Draining the Bottle, Filling the Cup: A Night of Moliere in Brooklyn

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Last weekend, Kevin Dedes came to town to New York for a reading of The Kingfisher Theater’s upcoming production of Moliére’s The Misanthrope. The reading was scheduled for Saturday night and we had contacted some of our actor friends to meet us at my Brooklyn apartment. After months of talking about this project and a few weeks of planning this reading, it was finally happening. Kevin and I spent the afternoon before the reading walking through the frozen streets of Brooklyn, buzzing on a creative high, before stopping in at the local Trader Joe’s to stock up on cheese platters, pea pod snacks, and blue corn tortilla chips.  As the clock approached 7, we of course also stopped at the liquor store to stock up on wine and beer.

It had been awhile since I’d had guests over and so I scrubbed and scrubbed and scrubbed some more. The kitchen counter top, the coffee table, the bathroom sink (which had stopped working the week before). I wanted to have everything ready for our guests.

When they were reading The Misanthrope, I didn’t want any of the actors to think “This floor is dirty, so I cannot focus on my part” or, “when was the last time they cleaned the walls?” and then miss an important cue from the play. So I made sure all was set up and ready. I arranged circle seating and made name cards for each of the guests stating their names and the parts they were to play. Finally, the witching hour came and the cast starting trickling in…

For about twenty five minutes, our buzzer rang continuously. Actors were coming to Brooklyn from all over, finding their way to our reading from Queens, Manhattan, and other parts of Brooklyn. A lot of us knew each other from the American Conservatory Theater in San Francisco, and so the air was ripe with the scent of reunions and friendships re-established. As we finally got seated, scripts in hand and eyes on the page, I couldn’t wait to start reading the play.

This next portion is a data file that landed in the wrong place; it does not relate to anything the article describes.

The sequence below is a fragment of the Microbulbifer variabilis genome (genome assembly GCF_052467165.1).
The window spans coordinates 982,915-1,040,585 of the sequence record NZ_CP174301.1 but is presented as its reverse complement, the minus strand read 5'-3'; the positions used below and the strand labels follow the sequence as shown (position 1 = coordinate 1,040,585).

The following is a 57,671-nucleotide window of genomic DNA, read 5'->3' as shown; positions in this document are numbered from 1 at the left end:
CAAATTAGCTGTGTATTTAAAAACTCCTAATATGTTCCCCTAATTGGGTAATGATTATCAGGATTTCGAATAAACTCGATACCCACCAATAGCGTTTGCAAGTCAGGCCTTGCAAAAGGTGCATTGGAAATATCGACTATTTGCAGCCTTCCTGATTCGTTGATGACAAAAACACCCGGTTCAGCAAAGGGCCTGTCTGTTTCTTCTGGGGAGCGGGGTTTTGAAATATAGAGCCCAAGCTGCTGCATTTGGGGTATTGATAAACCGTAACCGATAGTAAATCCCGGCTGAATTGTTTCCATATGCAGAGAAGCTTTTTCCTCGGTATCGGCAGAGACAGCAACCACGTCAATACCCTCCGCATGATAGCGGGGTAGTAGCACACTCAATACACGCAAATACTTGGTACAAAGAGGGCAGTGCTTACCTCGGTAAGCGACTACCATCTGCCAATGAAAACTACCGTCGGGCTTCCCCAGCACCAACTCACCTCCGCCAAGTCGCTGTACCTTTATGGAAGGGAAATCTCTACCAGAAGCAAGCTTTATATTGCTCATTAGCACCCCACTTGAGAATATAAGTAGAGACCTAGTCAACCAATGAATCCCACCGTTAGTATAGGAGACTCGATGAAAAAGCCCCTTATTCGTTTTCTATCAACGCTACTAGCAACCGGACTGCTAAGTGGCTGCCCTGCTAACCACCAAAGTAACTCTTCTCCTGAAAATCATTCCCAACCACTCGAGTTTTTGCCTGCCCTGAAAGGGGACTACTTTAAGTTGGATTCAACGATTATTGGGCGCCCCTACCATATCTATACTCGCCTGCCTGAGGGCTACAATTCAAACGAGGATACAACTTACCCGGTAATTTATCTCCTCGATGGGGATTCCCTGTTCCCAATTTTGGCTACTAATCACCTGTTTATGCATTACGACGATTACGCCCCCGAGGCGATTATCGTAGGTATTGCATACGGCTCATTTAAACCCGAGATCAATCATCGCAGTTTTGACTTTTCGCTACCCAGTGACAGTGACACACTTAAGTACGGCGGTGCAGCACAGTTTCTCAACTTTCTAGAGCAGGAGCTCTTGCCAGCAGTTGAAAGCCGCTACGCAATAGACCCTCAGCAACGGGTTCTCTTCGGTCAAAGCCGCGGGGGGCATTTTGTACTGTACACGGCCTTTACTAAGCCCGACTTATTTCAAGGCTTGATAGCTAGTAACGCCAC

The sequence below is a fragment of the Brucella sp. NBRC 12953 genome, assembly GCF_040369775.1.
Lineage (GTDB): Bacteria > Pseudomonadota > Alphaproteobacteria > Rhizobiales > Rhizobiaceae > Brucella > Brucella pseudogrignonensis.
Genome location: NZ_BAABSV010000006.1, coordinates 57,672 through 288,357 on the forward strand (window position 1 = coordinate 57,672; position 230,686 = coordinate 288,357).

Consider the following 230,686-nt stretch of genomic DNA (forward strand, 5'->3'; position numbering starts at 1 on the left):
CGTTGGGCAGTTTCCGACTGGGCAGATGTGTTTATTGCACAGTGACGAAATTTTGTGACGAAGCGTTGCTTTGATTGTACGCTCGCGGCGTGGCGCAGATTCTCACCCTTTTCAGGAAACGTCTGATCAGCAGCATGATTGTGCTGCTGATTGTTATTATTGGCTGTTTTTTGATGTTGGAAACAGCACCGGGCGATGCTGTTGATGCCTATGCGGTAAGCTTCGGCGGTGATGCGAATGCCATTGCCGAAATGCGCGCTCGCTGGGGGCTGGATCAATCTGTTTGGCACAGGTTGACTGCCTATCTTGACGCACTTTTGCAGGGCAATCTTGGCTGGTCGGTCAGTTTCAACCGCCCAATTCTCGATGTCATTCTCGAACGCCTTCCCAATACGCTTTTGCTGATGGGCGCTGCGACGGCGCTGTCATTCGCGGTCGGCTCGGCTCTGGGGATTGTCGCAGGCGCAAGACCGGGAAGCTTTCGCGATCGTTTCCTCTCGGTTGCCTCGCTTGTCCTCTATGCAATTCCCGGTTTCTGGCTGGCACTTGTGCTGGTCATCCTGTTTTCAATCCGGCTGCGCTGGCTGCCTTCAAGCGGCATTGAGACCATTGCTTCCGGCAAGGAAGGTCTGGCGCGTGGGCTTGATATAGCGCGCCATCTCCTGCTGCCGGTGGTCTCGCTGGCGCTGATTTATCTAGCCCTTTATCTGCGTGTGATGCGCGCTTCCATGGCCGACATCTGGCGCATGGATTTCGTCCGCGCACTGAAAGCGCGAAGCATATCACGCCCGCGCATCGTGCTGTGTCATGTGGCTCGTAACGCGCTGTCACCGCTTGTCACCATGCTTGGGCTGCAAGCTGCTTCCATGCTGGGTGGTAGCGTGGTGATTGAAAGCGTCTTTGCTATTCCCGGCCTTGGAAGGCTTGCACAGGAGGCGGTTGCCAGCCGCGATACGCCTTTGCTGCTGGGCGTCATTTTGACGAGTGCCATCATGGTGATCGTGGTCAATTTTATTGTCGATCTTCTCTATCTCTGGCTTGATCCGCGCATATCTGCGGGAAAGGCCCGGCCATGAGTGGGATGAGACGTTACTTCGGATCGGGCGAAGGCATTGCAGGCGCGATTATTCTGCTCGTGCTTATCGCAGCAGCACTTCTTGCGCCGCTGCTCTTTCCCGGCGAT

We started reading the play.

As Kevin began to read Alceste and storm around the apartment in a jealous rage (at one point going to the refrigerator for a Modelo Especial), I felt the need to calm him down and get him to re-consider (I played Philinte). His strong choice had forced a strong choice out of me. As the reading progressed, this spirit of messiness and exploration spread.

Each actor chose to imbue their role with their own personal take. Raife Baker (Clitandre) was a Southern gossip, Lakisha May (Celeméne) was a sharp tongued coquette, Jeff Irwin (Oronte) was a lovely, over-sensitive buffoon, and Alex Ubokudom was supremely confident that all the ladies loved him as Acaste.  Amanda Sykes played a sloppy, yet delicious Eliante, at one point almost kissing the shy Philinte (yes, me). Judy Molner was a prudish, yet lovable Arsinoë, and Mélissa Smith (Dubois, Basque, Officer) added a deep commitment and a comic flair to all three of her hilarious roles.

“I couldn’t help but think that Moliére would have enjoyed that. I really felt like I experienced the play.”

As the night continued and Act One turned to Act Two then Three and Four, more and more of our friends came into the apartment to witness the reading. It felt different than a lot of the other readings that I had been a part of. I felt like I was actually doing the play, right there in a living room in Brooklyn.

The next morning, when it was all over and I was washing out the glasses stained with wine and whiskey, my roommate Tim (who had walked in around Act 3), said, “watching you guys, with your wine and whiskey and free spirits last night, I couldn’t help but think that Moliére would have enjoyed that. I really felt like I experienced the play.”

The life of a struggling actor in New York can be tough. Sometimes, it feels like I can go days and days and days without really feeling like I am living. There is so much inside all of us, waiting to get out, waiting to present itself to the world, waiting to share the human experience with other people. When we go long periods of time without exploring what’s inside, it can start to feel like we’re going crazy. I can start to feel like I forget who I am.

Nights like last Saturday remind me of who I am.  They re-light the spark of creativity and imagination within me and remind me of what is possible and why I do theater in the first place.

Last Saturday night was just the beginning of The Kingfisher Theater’s next adventure with Moliére. With a little bit of luck, we hope that you will be able to experience the playfulness and depth of what we discovered in that living room in Brooklyn last Saturday night.

I’ll make sure the wine is flowing, the cheese is on the table, and the space is clean enough for you to enjoy your experience without fear or worry.

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